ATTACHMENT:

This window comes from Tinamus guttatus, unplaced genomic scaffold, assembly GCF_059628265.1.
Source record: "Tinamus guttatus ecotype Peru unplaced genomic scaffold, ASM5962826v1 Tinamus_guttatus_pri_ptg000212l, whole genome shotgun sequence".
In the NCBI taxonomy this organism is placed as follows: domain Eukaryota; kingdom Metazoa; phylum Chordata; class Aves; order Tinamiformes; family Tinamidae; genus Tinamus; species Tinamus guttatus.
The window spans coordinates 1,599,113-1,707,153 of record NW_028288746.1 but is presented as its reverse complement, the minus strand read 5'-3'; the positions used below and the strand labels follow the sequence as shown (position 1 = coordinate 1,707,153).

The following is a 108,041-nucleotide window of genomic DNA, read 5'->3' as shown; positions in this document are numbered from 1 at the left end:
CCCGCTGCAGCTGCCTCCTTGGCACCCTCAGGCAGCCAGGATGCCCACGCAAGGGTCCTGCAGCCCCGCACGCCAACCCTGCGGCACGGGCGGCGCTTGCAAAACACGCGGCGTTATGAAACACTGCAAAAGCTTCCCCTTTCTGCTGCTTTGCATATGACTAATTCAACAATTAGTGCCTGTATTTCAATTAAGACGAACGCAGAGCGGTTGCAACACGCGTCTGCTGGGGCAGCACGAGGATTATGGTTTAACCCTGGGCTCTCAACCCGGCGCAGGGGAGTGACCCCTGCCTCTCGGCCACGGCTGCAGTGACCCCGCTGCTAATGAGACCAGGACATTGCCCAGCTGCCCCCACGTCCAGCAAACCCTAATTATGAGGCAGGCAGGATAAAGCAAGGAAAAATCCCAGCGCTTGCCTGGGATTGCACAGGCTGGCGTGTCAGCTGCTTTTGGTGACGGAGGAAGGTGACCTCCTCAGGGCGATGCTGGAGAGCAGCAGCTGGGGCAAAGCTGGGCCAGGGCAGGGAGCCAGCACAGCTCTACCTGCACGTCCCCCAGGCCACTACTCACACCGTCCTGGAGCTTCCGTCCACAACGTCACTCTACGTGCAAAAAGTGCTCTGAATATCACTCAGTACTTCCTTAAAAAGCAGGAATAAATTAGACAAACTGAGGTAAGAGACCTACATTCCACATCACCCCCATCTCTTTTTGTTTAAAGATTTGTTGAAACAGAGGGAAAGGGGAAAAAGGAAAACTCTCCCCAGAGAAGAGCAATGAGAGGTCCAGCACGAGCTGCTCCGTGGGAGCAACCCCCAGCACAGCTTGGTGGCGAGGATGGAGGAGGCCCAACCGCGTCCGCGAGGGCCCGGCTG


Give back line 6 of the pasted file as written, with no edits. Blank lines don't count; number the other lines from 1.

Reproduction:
CCCGCTGCAGCTGCCTCCTTGGCACCCTCAGGCAGCCAGGATGCCCACGCAAGGGTCCTGCAGCCCCGCACGCCAACCCTGCGGCACGGGCGGCGCTTGCAAAACACGCGGCGTTATGAAACACTGCAAAAGCTTCCCCTTTCTGCTGCTTTGCATATGACTAATTCAACAATTAGTGCCTGTATTTCAATTAAGACGAACGCAGAGCGGTTGCAACACGCGTCTGCTGGGGCAGCACGAGGATTATGGTTTAACCCTGGGCTCTCAACCCGGCGCAGGGGAGTGACCCCTGCCTCTCGGCCACGGCTGCAGTGACCCCGCTGCTAATGAGACCAGGACATTGCCCAGCTGCCCCCACGTCCAGCAAACCCTAATTATGAGGCAGGCAGGATAAAGCAAGGAAAAATCCCAGCGCTTGCCTGGGATTGCACAGGCTGGCGTGTCAGCTGCTTTTGGTGACGGAGGAAGGTGACCTCCTCAGGGCGATGCTGGAGAGCAGCAGCTGGGGCAAAGCTGGGCCAGGGCAGGGAGCCAGCACAGCTCTACCTGCACGTCCCCCAGGCCACTACTCACACCGTCCTGGAGCTTCCGTCCACAACGTCACTCTACGTGCAAAAAGTGCTCTGAATATCACTCAGTACTTCCTTAAAAAGCAGGAATAAATTAGACAAACTGAGGTAAGAGACCTACATTCCACATCACCCCCATCTCTTTTTGTTTAAAGATTTGTTGAAACAGAGGGAAAGGGGAAAAAGGAAAACTCTCCCCAGAGAAGAGCAATGAGAGGTCCAGCACGAGCTGCTCCGTGGGAGCAACCCCCAGCACAGCTTGGTGGCGAGGATGGAGGAGGCCCAACCGCGTCCGCGAGGGCCCGGCTG